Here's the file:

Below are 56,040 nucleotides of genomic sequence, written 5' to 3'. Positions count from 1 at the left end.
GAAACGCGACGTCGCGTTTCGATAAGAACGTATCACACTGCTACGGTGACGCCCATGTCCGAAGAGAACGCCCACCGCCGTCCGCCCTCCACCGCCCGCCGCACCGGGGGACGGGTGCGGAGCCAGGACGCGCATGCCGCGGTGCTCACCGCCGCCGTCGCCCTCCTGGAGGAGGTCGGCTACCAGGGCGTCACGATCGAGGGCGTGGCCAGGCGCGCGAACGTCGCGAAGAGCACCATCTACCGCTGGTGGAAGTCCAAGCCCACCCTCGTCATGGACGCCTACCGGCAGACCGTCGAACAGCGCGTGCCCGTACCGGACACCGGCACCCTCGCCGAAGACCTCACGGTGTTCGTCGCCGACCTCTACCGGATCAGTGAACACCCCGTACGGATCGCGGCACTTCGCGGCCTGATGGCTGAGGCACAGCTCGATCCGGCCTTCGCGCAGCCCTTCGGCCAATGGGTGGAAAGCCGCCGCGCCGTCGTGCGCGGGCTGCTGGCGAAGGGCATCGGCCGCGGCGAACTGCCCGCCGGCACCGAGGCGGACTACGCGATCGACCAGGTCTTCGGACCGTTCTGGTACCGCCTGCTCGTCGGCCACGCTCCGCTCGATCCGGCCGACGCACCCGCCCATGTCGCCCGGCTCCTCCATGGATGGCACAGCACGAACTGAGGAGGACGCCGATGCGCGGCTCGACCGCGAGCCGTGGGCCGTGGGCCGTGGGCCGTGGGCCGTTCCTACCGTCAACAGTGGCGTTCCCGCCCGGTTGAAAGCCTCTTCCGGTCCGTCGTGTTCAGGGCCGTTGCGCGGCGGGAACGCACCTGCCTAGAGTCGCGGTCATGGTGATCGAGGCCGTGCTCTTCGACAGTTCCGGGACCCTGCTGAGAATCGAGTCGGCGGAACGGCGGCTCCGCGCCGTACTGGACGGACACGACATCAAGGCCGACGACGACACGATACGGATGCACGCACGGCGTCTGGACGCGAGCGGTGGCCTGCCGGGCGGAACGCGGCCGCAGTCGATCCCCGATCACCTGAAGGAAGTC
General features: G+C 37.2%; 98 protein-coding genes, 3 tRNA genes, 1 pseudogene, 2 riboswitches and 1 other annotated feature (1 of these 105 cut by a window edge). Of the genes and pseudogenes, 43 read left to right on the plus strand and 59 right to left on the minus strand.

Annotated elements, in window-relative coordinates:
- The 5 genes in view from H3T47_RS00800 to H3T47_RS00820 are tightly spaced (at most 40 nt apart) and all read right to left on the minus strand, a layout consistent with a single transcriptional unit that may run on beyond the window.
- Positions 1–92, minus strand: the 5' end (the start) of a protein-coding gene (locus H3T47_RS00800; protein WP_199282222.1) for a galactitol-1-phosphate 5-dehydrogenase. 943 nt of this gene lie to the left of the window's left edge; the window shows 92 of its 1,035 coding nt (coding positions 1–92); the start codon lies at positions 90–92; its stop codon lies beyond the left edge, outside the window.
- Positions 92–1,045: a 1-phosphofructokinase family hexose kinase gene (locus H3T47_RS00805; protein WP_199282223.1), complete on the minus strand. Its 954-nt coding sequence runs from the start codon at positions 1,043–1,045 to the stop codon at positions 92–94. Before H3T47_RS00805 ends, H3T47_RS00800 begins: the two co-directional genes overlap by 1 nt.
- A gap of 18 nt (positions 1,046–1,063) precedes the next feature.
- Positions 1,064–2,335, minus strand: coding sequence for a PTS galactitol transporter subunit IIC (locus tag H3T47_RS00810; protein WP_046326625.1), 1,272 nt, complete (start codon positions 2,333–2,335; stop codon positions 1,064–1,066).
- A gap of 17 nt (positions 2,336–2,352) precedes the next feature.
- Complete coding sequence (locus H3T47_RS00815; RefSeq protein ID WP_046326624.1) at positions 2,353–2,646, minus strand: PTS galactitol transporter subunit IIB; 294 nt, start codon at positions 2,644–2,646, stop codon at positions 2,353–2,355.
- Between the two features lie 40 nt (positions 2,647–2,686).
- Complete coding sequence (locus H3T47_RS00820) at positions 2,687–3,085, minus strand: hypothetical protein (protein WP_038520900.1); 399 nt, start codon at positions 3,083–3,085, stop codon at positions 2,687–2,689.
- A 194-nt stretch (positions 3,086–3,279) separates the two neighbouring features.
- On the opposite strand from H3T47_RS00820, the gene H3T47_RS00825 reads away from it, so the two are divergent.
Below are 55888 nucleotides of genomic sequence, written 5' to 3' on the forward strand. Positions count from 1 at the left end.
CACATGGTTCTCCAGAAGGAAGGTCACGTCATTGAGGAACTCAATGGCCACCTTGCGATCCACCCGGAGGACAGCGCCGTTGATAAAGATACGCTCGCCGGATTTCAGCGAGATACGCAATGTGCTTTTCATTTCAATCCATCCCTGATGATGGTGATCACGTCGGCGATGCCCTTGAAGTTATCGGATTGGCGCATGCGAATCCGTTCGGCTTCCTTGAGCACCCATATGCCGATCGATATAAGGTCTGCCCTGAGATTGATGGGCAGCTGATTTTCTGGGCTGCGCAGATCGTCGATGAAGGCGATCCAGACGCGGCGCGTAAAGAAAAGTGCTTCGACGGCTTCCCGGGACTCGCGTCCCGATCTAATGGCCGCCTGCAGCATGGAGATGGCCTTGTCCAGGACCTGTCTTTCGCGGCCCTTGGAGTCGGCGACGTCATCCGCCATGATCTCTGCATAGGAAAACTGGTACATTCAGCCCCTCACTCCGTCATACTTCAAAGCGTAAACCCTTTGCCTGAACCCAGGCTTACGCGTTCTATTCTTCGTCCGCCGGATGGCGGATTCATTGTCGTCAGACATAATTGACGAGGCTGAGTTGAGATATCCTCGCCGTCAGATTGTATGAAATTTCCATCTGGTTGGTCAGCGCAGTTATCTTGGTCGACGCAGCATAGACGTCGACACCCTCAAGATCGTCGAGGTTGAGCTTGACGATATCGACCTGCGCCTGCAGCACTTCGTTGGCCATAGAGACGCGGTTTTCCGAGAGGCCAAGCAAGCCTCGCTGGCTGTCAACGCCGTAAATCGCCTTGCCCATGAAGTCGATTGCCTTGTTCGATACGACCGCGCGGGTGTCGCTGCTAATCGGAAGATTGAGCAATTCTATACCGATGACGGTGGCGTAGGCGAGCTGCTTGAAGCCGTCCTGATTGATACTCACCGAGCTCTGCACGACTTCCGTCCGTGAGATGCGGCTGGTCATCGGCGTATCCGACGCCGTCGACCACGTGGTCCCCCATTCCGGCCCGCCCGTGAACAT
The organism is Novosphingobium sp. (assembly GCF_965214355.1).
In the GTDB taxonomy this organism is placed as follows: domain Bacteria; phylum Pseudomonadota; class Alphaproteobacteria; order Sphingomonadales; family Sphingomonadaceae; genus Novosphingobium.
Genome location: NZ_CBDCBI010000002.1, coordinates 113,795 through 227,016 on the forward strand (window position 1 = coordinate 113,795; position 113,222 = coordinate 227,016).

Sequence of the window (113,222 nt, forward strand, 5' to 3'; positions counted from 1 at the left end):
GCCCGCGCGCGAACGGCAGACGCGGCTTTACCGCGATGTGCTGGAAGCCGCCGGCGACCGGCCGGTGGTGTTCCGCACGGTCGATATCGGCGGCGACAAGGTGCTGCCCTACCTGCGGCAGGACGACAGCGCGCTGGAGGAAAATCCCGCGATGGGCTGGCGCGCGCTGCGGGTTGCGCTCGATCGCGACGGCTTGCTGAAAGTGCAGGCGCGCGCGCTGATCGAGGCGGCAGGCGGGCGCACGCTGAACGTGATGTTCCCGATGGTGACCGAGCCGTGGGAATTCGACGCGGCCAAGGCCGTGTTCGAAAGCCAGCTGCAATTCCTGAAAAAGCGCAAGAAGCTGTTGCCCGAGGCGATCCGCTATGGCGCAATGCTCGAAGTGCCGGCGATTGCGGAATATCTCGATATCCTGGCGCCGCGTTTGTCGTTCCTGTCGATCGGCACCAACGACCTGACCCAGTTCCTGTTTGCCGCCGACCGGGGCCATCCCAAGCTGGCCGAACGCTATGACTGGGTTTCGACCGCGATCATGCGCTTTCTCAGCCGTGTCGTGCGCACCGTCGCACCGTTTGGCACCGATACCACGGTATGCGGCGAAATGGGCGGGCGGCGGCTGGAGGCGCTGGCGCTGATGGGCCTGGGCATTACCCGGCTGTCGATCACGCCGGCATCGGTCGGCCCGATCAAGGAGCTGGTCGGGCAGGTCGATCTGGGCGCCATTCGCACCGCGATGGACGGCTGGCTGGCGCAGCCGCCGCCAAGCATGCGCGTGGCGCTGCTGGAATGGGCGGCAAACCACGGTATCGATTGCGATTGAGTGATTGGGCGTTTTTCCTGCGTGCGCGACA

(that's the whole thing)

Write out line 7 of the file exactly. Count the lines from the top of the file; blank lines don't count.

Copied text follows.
- Positions 92–1,045: a 1-phosphofructokinase family hexose kinase gene (locus H3T47_RS00805; protein WP_199282223.1), complete on the minus strand. Its 954-nt coding sequence runs from the start codon at positions 1,043–1,045 to the stop codon at positions 92–94. Before H3T47_RS00805 ends, H3T47_RS00800 begins: the two co-directional genes overlap by 1 nt.